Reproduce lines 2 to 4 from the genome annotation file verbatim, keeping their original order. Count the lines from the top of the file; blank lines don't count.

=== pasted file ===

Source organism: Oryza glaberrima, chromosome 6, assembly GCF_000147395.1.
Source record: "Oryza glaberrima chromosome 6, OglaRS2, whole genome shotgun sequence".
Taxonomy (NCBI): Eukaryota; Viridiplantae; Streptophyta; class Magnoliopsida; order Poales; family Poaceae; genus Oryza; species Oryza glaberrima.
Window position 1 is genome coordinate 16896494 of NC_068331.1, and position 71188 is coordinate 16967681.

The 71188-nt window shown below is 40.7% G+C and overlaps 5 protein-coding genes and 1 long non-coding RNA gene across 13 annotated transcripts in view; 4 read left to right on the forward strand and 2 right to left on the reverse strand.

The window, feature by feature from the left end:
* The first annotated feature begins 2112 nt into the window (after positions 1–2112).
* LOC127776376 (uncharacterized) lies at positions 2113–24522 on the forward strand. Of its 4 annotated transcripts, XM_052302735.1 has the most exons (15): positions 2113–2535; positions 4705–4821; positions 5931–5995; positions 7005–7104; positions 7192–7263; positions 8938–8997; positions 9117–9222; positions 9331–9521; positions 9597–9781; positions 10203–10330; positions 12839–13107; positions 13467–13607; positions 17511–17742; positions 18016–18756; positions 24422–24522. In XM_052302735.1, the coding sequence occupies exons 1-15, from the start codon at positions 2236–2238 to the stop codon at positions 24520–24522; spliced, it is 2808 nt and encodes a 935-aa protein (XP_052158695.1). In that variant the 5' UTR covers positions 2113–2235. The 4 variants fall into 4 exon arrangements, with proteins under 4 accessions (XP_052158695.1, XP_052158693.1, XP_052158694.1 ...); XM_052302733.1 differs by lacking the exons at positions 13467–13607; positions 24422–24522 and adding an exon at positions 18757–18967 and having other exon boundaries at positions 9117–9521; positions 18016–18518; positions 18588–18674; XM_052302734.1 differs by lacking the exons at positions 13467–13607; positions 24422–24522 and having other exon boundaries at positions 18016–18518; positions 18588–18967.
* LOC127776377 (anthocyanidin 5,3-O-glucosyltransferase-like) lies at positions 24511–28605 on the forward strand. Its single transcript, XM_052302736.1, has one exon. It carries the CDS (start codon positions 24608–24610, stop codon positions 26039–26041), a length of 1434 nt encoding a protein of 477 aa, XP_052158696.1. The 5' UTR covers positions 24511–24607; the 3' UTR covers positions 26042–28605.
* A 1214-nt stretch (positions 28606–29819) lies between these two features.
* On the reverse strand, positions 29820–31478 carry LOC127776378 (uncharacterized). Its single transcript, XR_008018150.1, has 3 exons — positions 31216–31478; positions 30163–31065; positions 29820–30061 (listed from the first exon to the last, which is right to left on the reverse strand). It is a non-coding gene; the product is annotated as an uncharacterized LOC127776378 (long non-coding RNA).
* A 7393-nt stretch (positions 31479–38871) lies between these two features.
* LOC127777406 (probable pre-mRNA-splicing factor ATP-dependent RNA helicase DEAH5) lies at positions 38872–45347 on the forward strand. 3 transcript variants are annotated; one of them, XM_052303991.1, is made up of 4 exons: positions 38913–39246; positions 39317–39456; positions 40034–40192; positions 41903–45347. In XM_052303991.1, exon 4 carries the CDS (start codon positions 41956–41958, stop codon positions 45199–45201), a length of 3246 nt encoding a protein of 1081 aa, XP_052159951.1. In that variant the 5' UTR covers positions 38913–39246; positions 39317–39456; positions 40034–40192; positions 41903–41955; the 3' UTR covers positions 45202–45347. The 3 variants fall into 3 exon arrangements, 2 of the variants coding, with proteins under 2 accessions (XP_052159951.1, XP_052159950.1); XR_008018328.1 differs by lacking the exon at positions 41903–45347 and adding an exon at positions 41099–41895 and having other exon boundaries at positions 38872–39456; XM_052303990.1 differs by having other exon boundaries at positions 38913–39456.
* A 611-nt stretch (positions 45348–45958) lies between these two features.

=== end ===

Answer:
Source record: "Oryza glaberrima chromosome 6, OglaRS2, whole genome shotgun sequence".
Taxonomy (NCBI): Eukaryota; Viridiplantae; Streptophyta; class Magnoliopsida; order Poales; family Poaceae; genus Oryza; species Oryza glaberrima.
Window position 1 is genome coordinate 16896494 of NC_068331.1, and position 71188 is coordinate 16967681.